Caitlin! Caitlin, Caitlin Bo Baitlin Banana Fanana Fo Faitlin Mi My Mo Maitlin…
Nothing sends a confident, independent 24 year old woman into an existential crisis like the post-wedding name change game.
I married my best friend (gag barf. Cliché death <3<3) back in July 2014. It was all wonderful and we were surrounded by both our families and all of our dearest friends. But now as my honeymoon tan starts to fade there are a number of legal and self-identification issues to sort out.
Scott and I decided during our wedding ceremony planning that we would love to be called Caitlin and Scott Rancher when they announced us after that first newlywed kiss. I was happily prepared to jump into my new life together with my husband and I was really cherishing the thought of sharing the same family name as him.
I had no idea this would offend so many of my friends.
So many women in my life were surprised. I received comments along the lines of – “Didn’t think you were one of those girls.” Or “Wow I really thought you were such an individual in your relationship, guess looks can be deceiving.”
And even comments from within my family circles suggesting – “That’s too bad. We thought you would be the only sister to carry on the family legacy.”
My decision to change my name to that of my husband’s in no way reflects whether I am an “individual” or my personal belief in my self-worth. My achievements in my life, my family and my everyday actions have constantly, and will continue to constantly, give breadth and depth to my “family legacy.” This suggestion that by somehow sharing something that was my husband’s as we embark on a new life together is self-depreciating – actually really offends me.
Our society seems to have taken the see-saw approach to defining modern feminism in the context of weddings and legal name changes as it teeters as far over as it can from the previous male-dominant standard of the past.
I recognize the historical system of taking on the male’s name following the wedding union was the result of some pretty sexist and degrading practices of marriages made business transaction. The exchange of money and goods for good wife property. The man runs the household and is King of the castle. etc. etc. I know.
I agree that the Patriarch naming scheme should no longer be the forgone conclusion to every marriage. And in some circles it can’t be – prime example: marriages between two women. Obviously there needs to be a conversation there.
And really every couple getting married should be having this conversation. I think the outcome and rationale for the “Last Name Decision” is totally individual to each couple.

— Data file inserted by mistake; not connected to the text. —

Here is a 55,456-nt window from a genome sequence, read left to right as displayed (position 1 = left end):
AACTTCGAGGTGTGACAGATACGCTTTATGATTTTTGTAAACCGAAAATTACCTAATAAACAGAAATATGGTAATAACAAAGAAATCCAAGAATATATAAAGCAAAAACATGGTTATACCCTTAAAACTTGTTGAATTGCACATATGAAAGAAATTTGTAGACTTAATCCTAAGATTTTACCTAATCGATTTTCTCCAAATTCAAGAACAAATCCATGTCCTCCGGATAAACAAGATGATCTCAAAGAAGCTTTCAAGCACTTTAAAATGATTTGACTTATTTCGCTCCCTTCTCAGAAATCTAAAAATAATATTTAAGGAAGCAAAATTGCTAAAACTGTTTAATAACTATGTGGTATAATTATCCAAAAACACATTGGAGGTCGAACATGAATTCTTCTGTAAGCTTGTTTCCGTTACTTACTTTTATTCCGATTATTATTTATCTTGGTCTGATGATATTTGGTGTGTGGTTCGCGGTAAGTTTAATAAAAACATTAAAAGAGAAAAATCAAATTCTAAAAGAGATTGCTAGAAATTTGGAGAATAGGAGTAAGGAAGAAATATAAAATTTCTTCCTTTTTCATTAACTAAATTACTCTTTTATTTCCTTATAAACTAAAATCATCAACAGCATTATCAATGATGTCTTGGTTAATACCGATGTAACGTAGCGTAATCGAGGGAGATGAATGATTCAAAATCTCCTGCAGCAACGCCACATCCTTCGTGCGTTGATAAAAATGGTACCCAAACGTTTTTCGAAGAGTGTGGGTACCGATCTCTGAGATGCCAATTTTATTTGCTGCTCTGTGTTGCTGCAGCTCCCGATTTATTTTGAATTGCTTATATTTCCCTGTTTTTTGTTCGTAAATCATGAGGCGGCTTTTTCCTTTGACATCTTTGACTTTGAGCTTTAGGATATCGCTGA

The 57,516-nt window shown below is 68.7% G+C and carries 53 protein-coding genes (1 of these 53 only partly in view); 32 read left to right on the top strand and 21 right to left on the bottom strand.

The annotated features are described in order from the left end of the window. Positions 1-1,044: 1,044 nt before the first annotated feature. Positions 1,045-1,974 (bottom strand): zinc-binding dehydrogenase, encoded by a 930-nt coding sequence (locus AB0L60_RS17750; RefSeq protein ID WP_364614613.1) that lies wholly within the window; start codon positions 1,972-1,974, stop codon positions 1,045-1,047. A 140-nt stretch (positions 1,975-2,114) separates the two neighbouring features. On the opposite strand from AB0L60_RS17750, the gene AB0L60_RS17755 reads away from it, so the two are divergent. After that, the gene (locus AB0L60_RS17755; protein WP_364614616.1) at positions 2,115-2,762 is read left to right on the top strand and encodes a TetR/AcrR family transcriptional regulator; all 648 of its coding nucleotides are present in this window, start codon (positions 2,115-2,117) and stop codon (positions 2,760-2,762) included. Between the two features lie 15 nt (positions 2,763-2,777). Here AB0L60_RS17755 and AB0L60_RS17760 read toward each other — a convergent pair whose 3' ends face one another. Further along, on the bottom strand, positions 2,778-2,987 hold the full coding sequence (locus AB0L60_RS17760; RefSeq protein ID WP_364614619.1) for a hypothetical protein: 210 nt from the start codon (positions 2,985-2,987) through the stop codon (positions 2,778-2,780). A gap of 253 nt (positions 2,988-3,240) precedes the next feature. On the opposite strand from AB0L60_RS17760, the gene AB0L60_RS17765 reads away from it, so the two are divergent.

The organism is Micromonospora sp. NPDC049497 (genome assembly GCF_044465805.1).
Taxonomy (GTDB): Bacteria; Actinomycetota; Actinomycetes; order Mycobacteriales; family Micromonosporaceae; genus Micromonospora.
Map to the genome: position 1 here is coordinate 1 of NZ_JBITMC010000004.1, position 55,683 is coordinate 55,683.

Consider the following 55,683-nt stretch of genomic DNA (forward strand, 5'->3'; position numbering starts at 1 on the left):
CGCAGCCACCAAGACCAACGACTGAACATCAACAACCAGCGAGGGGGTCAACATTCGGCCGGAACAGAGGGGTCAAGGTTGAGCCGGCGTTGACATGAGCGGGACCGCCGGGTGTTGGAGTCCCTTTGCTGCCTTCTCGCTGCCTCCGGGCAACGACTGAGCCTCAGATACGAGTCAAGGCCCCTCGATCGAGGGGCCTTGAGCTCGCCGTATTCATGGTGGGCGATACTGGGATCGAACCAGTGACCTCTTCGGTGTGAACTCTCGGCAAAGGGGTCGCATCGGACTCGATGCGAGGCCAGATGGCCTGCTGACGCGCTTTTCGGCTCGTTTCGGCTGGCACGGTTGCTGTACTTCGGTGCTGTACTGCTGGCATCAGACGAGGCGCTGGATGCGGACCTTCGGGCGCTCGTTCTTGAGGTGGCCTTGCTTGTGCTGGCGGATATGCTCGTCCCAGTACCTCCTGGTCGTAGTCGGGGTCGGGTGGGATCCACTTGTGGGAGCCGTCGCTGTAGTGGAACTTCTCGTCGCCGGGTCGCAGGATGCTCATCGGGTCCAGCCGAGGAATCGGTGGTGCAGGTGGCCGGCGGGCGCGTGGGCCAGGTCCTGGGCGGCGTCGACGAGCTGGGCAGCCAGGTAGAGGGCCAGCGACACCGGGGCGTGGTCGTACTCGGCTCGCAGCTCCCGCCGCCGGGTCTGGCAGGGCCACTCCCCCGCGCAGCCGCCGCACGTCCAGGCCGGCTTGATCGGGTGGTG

I don’t think it’s fair to judge someone else’s decision to either change their name, or keep their name, just because you personally are interpreting the internal relationship hierarchies at play.
I recognize now I am just venting. But it’s not like I made the decision lightly or didn’t put great care and thought into whether I should become Caitlin E Rancher, Caitlin E Cole Rancher, Caitlin E Cole-Rancher, Caitlin C Rancher, stay Caitlin E Cole, etc.
I went through the canon of pros and cons on this decision, considering both how it influences my career and graduate school aspirations, legal documents, and publication record as well as how it influences my family, my husband’s family, my social circles, my social networking, FB, email addresses and on and on. Besides putting great thought into what implications I was setting for myself, I also asked my husband whether he had any expectations or preferences. (If you know Scott you will not at all be surprised to hear he wanted whatever would make me happy. Barf. Jk. Love you. But at least we had a conversation.)
Regardless. This isn’t a decision to be made flippantly. But you must define your own standard and your own sense of what is right for your relationship.
The sentiment that I would share something so intimate and so defining to your persona with this man I love, was a really strong argument.
To have those values called into question has been an ongoing struggle. Probably made obvious by the fact that I am still sitting on my Social Security name change papers now at the end of October. After 3 months of marriage.
I am still going forward with my name change – to become Caitlin E Rancher – but I fully admit all of those comments really made me call my decision into question. I think it is very hard to walk the line between evolving social norms and maintaining traditions.
So! I just wanted to provide some of my experience and maybe offer some support to other 20-something newlyweds playing the name change game.
And since that got a bit heavy and ranty – here’s something uplifting to leave you with as you maybe muddle through your own existential crises: